“Third World countries just don’t have some of the issues that we have to deal with, like liability and networking,” ‘

Other concerns they have include training for teachers and kids, and responsibility if OLPC’s are lost or stolen from a child.

Personally, I think it’s a great idea, they’re easy to use (even for teachers), it’s a great way encourage kids to be more computer (and maybe programming) savvy, and it allows for easy online social networking. Also, kids and families can easily pool wireless connections using the OLPC, and it should work seamlessly with any existing networks.

What can we tell the School Board (if they read Slashdot) to address their concerns? And how soon do you think it’ll be before some major US software company offers them free computers running a different OS instead? Also, is it me or does the attitude of the article seem to imply that as this is for poor foreign children that’s it not good enough for Amerikan kids?”

Health Care?

RAM, (Remote Area Medical) a US charity group originally started to provide health care to remote regions in the Amazon is now doing 6o% of it’s work in the US:

“RAM operates on a shoestring budget of about $250,000 a year. Yet, last year, it treated 17,000 patients.”

“You created this medical organization designed to go into Third World countries to go into remote places, and now doing 60 percent of your work in urban and rural America, what are we supposed to make of that?” Pelley asked Brock.”

“In the expedition to Knoxville, RAM saw 920 patients, made 500 pairs of glasses, did 94 mammograms, extracted 1,066 teeth and did 567 fillings. But when Stan Brock called the last number, 400 people were turned away.”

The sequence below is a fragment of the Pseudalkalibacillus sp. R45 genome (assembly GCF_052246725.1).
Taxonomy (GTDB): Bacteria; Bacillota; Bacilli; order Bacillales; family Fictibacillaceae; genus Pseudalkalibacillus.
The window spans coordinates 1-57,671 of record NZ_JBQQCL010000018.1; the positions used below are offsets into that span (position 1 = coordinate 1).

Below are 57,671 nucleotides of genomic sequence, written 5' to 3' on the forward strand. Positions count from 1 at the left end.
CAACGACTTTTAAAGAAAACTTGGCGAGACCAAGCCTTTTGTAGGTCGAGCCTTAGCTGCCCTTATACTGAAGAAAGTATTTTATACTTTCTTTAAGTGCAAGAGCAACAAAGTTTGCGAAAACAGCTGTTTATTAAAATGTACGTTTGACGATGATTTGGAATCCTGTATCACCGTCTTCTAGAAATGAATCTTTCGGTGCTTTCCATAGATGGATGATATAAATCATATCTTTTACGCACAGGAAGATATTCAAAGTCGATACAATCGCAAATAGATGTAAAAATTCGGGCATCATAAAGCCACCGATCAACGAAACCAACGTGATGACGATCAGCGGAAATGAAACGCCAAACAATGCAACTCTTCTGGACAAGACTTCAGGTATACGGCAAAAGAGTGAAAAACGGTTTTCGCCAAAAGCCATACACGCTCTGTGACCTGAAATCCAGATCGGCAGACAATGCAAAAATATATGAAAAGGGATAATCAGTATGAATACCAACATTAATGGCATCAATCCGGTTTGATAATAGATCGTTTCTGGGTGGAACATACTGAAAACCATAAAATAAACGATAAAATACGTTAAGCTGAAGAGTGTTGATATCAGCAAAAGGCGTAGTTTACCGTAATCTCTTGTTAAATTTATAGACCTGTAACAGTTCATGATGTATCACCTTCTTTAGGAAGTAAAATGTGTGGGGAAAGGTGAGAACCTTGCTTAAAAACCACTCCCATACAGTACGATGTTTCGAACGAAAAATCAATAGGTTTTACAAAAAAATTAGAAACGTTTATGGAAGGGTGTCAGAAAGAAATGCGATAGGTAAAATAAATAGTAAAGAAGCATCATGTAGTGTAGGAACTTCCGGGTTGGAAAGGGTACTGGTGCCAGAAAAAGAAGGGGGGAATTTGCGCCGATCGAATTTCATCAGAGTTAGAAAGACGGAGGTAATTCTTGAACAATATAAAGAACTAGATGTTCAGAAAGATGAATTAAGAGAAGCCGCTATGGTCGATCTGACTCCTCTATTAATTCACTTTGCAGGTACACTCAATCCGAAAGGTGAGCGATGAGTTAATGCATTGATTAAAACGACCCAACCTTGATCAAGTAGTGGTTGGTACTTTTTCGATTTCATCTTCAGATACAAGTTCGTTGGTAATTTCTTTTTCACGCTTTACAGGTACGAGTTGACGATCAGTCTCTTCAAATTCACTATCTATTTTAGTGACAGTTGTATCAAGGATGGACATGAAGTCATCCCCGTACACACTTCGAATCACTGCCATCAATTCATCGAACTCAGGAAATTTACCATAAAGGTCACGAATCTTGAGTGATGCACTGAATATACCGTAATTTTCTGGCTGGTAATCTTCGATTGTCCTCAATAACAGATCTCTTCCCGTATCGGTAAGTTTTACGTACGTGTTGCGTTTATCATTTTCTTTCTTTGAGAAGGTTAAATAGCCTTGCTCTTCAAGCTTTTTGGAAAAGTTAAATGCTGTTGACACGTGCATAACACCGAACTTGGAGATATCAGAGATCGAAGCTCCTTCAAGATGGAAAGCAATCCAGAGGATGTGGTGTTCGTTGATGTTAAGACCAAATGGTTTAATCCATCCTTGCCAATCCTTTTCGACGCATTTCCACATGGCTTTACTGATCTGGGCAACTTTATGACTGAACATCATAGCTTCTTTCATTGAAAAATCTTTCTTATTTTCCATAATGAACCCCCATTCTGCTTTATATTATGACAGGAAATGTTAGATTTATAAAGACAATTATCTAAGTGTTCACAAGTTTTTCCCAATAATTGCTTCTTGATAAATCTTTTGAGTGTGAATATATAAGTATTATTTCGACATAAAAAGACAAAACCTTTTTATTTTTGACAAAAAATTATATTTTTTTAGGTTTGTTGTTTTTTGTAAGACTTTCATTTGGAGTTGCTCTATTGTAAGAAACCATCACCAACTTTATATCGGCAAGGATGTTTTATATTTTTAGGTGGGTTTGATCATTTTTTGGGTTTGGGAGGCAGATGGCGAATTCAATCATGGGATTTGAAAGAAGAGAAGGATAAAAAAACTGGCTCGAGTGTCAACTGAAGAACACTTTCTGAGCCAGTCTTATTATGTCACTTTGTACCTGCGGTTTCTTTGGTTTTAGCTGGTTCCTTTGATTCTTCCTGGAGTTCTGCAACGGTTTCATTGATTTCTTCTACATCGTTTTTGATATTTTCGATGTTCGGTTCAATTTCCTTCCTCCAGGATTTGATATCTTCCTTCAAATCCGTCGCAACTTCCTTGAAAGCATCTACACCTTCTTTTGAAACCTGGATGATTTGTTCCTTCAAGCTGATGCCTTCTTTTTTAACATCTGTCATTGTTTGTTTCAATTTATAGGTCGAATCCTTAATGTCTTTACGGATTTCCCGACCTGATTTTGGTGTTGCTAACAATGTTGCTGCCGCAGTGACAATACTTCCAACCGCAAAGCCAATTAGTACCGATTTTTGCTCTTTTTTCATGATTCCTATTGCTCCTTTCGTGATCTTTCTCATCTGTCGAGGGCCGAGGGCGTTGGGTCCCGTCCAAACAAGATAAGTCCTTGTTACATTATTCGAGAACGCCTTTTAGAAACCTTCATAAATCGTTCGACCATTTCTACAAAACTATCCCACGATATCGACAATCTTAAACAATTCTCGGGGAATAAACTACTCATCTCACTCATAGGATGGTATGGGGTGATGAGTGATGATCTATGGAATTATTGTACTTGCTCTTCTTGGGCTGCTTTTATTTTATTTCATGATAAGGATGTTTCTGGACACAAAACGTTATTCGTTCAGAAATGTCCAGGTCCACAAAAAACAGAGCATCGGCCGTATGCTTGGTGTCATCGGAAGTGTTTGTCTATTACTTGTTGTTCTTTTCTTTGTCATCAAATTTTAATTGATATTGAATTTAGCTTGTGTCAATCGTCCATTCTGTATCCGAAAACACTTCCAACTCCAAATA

CBS estimates that there are 50 Million people in the US without health insurance, that’s means about every one in six people has inadequate health care.

We have got to get our groove back.

From the NYTimes:

Roger Dow, president of the Travel Industry Association, told me that the United States has lost millions of overseas visitors since 9/11 — even though the dollar is weak and America is on sale. “Only the U.S. is losing traveler volume among major countries, which is unheard of in today’s world,” Mr. Dow said. …

Total business arrivals to the United States fell by 10 percent over the 2004-5 period alone, while the number of business visitors to Europe grew by 8 percent in that time. The travel industry’s recent Discover America Partnership study concluded that “the U.S. entry process has created a climate of fear and frustration that is turning away foreign business and leisure travelers and hurting America’s image abroad.” Those who don’t visit us, don’t know us …

We can’t afford to keep being this stupid! We have got to get our groove back. We need a president who will unite us around a common purpose, not a common enemy. Al Qaeda is about 9/11. We are about 9/12, we are about the Fourth of July — which is why I hope that anyone who runs on the 9/11 platform gets trounced.

Beantown Paddle Boat